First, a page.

AMD: We Never Dreamed We Would Be Ahead Of Intel

By Usman Pirzada  / 

The past few flurries of conferences have been incredibly informative as the information war aspect of the AMD-Intel feud grows ever hotter. AMD didn't let go of the opportunity to throw a few potshots at Intel - and we must say this is something the company has more than earned (although TSMC gets a fair share of the credit here too considering it is their node AMD fabs on). AMD processors are (for the first time in history) at a process advantage over Intel - something that hasn't happened in the x86 industry for the past 30 years.

AMD: We thought we were going to be at parity, we didn't dream we would be ahead of Intel

AMD's stock price recently hit $42, very close to its all-time high of $47.5 back before the dot com bubble burst in June 2000, and it's very clear to even the naysayers that the company is back in all its glory - and still with tons of room to grow! I am talking of course about their GPU side, which has taken a back seat to all of the action ever since Zen become front and center. But that is a discussion for another article, and without any further ado, here is a transcription of AMD's presentation at Barclays:

...we had some deficits vs Intel in some of the low thread count or single thread count , single threaded applications. With Rome, we not only doubled the throughput or more than doubled the throughput in terms of doubling the cores per socket over our previous generation and more than doubled versus Intel's contemporary generation.

But we also did a lot of work on IPC so that the architecture of the machines was just faster on a per thread basis, and of course, with the process advantage that we have, where we had originally planned to have process parity with Intel, and we were super excited about that.

First time in the industry, we're going to break the laws of nature that had governed the semiconductor industry for the last 30 years, which is -- it's like the fourth wall of Physics in semiconductors, Intel has a process node advantage. We were excited 4 years ago, because we thought we're going to be at parity . We didn't dream that we would be ahead.

And so, that is also beyond the architectural advantage that we design for, that we plan for, that’s also been a huge uplift.

And so with Rome, we have leadership not just in throughput oriented workloads, not just in HPC and cloud and large virtualization forms, all of which were positions we've staked out pretty well in the first generation, but pretty much across the board, you look at our 16 core or our 24 core parts versus Intel thread for thread.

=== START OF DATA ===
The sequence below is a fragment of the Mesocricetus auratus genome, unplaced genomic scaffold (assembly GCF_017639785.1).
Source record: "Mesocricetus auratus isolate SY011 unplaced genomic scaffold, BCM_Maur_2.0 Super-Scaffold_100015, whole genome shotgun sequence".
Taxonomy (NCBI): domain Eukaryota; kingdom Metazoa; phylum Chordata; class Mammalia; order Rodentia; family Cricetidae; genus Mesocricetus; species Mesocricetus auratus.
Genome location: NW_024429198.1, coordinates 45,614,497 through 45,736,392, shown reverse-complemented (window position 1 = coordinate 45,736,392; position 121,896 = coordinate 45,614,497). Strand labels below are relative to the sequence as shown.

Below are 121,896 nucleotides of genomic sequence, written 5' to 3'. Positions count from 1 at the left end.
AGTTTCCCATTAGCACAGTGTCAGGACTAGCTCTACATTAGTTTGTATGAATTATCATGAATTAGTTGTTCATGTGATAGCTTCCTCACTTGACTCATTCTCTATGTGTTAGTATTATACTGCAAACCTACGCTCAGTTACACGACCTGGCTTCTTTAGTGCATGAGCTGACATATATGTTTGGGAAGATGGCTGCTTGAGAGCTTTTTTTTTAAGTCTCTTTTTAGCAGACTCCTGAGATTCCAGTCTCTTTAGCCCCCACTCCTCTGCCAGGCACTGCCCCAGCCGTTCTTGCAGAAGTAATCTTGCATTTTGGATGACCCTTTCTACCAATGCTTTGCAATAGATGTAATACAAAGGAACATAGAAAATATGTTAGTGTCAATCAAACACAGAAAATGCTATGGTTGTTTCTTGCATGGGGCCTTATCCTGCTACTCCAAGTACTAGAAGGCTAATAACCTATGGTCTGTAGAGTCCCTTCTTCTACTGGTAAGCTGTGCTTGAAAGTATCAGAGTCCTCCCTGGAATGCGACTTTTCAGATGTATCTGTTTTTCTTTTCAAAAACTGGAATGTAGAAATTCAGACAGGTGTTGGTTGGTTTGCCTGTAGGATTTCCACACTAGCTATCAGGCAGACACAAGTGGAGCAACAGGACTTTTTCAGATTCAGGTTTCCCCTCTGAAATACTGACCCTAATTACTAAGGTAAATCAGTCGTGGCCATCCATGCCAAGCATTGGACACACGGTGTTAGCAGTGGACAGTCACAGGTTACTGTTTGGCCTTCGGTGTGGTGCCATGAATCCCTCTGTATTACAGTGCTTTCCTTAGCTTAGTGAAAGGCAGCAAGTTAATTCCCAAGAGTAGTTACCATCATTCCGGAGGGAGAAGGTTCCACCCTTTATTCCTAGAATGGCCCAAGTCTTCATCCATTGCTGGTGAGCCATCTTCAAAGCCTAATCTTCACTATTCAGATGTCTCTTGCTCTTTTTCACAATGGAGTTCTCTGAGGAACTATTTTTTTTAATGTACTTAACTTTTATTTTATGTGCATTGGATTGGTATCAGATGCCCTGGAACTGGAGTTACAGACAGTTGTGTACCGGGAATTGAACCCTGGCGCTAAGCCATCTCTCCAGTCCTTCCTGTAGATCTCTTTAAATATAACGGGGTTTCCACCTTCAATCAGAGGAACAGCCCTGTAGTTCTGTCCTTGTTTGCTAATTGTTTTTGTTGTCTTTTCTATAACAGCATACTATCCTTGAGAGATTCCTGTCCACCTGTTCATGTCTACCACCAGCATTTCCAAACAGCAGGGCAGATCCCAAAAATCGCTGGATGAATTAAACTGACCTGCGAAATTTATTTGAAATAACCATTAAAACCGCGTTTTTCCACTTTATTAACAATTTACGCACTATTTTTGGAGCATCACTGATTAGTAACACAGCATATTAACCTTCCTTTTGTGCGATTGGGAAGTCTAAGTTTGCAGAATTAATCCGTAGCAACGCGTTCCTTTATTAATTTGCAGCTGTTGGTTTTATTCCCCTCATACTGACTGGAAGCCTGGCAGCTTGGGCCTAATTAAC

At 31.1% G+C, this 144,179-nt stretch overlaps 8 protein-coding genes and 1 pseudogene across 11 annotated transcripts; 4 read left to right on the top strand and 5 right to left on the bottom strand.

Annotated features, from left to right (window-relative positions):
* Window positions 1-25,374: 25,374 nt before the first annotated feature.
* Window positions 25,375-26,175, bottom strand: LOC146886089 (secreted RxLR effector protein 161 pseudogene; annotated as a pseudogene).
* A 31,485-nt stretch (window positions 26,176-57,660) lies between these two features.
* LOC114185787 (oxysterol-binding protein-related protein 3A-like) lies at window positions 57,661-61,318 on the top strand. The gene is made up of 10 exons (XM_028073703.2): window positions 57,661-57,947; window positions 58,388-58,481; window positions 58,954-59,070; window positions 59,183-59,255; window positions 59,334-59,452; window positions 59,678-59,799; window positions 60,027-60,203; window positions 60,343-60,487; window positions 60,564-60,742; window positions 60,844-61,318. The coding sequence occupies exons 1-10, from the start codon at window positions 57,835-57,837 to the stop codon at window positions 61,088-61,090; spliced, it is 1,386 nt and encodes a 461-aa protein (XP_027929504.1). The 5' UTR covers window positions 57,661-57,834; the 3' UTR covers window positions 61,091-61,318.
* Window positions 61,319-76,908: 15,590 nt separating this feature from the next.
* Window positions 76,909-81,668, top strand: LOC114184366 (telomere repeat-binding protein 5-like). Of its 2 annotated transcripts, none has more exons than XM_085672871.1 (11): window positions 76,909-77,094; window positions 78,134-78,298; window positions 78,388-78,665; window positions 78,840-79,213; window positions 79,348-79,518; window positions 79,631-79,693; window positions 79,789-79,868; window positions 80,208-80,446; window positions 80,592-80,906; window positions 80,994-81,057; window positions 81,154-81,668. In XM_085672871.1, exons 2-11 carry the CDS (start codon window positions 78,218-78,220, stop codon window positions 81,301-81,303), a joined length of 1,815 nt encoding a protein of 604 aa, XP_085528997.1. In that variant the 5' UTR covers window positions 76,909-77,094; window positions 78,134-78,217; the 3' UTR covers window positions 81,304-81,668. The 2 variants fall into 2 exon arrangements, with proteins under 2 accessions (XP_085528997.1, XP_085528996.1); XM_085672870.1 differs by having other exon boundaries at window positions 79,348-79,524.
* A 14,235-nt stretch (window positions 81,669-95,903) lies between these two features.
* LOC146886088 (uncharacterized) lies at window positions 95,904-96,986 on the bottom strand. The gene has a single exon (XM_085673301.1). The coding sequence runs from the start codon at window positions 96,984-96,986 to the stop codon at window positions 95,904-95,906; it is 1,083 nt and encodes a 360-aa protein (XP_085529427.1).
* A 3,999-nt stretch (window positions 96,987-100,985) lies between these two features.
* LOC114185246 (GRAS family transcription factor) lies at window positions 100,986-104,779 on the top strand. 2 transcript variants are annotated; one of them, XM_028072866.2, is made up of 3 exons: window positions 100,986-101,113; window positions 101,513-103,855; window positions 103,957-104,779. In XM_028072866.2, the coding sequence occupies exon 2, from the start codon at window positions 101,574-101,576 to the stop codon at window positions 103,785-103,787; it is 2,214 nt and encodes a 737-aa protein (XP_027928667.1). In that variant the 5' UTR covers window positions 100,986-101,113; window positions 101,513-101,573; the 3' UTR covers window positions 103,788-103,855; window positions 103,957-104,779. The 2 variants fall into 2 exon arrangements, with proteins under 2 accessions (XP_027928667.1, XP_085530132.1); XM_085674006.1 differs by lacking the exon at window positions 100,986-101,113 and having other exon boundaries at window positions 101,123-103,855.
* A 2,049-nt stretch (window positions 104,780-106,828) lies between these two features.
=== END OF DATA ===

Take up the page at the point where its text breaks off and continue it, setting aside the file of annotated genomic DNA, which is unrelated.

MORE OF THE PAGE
We're delivering substantially better performance and better power. And so, there's sort of no place to hide. Pretty much across the board in terms of the vast majority of workloads, except for maybe a few that have been very tightly tuned for some peculiarity of Intel’s ISA . We think we're in great leadership position even better than we had originally planned.  -Forrest Norrod, SVP, AMD Datacenter Group

In what is a pretty candid conversation, Forrest Norrod frankly admits that the last generation of AMD Zen was lacking in some aspects as far as single-threaded performance goes - something their latest generation has completely solved. He also talks about how AMD was hoping they would achieve parity with Intel processors, but never even dream that they would be ahead - something which is a testament to their commitment to the cause.

With TSMC looking to start risk production of 5nm, it doesn't look like Intel will be able to take back the lead anytime soon - or even achieve parity. The closest they can hope to achieve parity is after 2021 when and if their first EUV processors ship on time. Intel's CEO had also had a very frank discussion of what went wrong with 10nm and its really refreshing to see both of these companies making these usually banal conferences worth listening to with all this commentary.

 

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